The speculation on whether or not Google would (or should) be implementing such software has obviously pushed many privacy-concerned to raise their voices against the option, and Google has taken note.
"When we started the Explorer Program nearly a year ago our goal was simple: we wanted to make people active participants in shaping the future of this technology ahead of a broader consumer launch," the company announced on its official Project Glass Google+ account.
"We've been listening closely to you, and many have expressed both interest and concern around the possibilities of facial recognition in Glass. As Google has said for several years, we wonít add facial recognition features to our products without having strong privacy protections in place. With that in mind, we wonít be approving any facial recognition Glassware at this time."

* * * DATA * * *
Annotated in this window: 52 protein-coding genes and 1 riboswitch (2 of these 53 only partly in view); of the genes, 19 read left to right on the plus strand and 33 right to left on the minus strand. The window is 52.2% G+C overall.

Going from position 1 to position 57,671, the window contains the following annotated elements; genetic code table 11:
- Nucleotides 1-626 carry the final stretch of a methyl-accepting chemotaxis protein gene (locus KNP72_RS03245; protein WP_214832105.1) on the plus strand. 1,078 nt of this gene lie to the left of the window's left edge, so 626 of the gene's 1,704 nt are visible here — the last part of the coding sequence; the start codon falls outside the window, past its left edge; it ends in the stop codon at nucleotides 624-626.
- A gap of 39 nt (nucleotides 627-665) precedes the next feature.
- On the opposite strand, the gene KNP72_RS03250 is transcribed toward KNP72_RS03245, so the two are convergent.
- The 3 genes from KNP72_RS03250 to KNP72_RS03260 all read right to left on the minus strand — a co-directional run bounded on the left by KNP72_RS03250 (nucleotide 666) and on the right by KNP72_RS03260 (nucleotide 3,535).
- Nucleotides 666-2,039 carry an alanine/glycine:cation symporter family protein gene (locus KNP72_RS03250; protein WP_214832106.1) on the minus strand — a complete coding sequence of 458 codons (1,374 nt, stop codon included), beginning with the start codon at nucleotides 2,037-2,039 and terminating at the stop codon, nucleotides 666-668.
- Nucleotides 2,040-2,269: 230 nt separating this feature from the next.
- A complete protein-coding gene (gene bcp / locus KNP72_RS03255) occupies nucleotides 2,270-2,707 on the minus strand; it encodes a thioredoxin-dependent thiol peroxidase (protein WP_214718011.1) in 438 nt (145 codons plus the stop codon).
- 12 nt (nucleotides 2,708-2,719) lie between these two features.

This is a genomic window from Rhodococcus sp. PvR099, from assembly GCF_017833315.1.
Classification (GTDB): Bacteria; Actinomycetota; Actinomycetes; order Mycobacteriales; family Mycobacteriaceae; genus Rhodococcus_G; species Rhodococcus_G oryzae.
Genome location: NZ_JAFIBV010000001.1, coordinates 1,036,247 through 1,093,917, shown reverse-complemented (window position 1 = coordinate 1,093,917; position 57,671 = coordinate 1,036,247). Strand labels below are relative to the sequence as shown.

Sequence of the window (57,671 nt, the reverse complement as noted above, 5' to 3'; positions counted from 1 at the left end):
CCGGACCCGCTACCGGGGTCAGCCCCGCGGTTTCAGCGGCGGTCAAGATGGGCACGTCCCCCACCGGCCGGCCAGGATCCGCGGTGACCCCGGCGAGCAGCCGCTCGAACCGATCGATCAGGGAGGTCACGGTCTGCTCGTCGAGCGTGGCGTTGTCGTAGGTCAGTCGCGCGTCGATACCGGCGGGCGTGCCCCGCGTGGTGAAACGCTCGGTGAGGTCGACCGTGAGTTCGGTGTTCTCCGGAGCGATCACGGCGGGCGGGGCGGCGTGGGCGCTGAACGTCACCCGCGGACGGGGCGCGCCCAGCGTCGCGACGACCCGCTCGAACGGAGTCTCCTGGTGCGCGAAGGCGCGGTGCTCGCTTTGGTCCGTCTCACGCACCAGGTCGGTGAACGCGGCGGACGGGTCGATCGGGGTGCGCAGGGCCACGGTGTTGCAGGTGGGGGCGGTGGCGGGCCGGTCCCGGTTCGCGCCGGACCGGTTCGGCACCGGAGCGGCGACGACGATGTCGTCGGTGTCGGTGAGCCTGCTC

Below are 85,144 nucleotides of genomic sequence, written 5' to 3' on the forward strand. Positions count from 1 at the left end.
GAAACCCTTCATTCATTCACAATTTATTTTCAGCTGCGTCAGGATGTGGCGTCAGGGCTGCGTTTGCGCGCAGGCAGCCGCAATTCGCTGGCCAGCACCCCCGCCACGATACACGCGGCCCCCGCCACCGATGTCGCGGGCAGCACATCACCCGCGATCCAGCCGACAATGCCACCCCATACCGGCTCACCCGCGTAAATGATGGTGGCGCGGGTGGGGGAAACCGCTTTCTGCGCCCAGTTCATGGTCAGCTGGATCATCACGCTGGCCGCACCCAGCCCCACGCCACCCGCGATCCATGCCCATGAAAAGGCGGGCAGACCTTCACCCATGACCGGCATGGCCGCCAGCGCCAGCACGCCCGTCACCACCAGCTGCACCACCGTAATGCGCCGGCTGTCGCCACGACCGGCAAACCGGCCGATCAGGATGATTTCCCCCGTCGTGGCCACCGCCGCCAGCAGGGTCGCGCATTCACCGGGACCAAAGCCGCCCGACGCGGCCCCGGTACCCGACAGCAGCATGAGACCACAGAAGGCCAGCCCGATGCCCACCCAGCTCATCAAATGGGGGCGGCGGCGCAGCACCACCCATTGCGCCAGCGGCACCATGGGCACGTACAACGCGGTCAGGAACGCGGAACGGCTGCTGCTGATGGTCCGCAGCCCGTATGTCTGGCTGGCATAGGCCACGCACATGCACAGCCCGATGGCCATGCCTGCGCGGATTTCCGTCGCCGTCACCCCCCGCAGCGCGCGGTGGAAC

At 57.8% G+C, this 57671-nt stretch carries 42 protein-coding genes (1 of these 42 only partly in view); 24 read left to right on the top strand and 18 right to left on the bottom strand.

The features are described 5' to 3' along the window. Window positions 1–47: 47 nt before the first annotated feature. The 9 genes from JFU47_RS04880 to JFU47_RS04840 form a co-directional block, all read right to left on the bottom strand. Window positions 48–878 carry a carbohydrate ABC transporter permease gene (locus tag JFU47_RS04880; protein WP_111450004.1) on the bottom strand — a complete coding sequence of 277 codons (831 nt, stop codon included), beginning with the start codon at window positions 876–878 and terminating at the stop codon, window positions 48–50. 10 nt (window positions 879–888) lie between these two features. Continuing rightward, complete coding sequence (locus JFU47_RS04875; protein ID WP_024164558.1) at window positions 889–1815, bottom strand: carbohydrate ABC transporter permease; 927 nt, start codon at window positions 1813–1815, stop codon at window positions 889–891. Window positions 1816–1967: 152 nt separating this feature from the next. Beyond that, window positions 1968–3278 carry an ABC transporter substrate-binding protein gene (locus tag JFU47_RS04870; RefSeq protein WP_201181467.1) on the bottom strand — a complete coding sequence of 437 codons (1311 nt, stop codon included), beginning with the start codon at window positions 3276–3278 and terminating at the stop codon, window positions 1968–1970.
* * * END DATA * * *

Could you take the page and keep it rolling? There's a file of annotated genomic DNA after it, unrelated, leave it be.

According to Liz GannesGlass Platform Developer Policies, which says that, for the time being, developers won't be allowed to "use the camera or microphone to cross-reference and immediately present personal information identifying anyone other than the user, including use cases such as facial recognition and voice print."
They are also prohibited from disabling or turn off the display when using Google Glass' camera, so that users might not be able to take photos or capture video while pretending the device is shut down.
As content is concerned, "Glassware" (Glass software, i.e. apps) will not be allowed to contain sexually explicit material (including illegal material such as child pornography) and hate speech; to facilitate online gambling, violence and bullying, illegal activities; to contain or to consist entirely of malicious code, and much more.
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